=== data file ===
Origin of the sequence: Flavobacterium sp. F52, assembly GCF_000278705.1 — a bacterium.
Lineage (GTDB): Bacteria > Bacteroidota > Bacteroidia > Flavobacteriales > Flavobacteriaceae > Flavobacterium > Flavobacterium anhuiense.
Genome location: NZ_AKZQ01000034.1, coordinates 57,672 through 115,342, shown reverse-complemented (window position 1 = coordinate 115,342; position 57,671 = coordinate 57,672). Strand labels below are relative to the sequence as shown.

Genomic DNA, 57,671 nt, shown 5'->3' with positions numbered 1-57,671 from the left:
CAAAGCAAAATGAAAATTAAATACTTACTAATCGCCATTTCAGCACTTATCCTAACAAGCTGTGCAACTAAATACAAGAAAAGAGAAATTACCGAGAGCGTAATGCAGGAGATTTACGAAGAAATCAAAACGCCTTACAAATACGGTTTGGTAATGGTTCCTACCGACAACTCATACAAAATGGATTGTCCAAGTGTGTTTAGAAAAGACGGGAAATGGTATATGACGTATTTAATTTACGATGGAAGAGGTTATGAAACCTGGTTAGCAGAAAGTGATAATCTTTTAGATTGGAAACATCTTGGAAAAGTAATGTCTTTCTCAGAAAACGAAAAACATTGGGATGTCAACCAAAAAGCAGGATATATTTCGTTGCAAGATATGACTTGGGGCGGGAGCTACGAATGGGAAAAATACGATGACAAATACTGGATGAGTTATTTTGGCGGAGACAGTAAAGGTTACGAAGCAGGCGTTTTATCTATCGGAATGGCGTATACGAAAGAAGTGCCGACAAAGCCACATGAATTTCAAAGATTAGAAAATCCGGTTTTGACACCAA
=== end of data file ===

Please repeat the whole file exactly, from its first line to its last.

Origin of the sequence: Flavobacterium sp. F52, assembly GCF_000278705.1 — a bacterium.
Lineage (GTDB): Bacteria > Bacteroidota > Bacteroidia > Flavobacteriales > Flavobacteriaceae > Flavobacterium > Flavobacterium anhuiense.
Genome location: NZ_AKZQ01000034.1, coordinates 57,672 through 115,342, shown reverse-complemented (window position 1 = coordinate 115,342; position 57,671 = coordinate 57,672). Strand labels below are relative to the sequence as shown.

Genomic DNA, 57,671 nt, shown 5'->3' with positions numbered 1-57,671 from the left:
CAAAGCAAAATGAAAATTAAATACTTACTAATCGCCATTTCAGCACTTATCCTAACAAGCTGTGCAACTAAATACAAGAAAAGAGAAATTACCGAGAGCGTAATGCAGGAGATTTACGAAGAAATCAAAACGCCTTACAAATACGGTTTGGTAATGGTTCCTACCGACAACTCATACAAAATGGATTGTCCAAGTGTGTTTAGAAAAGACGGGAAATGGTATATGACGTATTTAATTTACGATGGAAGAGGTTATGAAACCTGGTTAGCAGAAAGTGATAATCTTTTAGATTGGAAACATCTTGGAAAAGTAATGTCTTTCTCAGAAAACGAAAAACATTGGGATGTCAACCAAAAAGCAGGATATATTTCGTTGCAAGATATGACTTGGGGCGGGAGCTACGAATGGGAAAAATACGATGACAAATACTGGATGAGTTATTTTGGCGGAGACAGTAAAGGTTACGAAGCAGGCGTTTTATCTATCGGAATGGCGTATACGAAAGAAGTGCCGACAAAGCCACATGAATTTCAAAGATTAGAAAATCCGGTTTTGACACCAA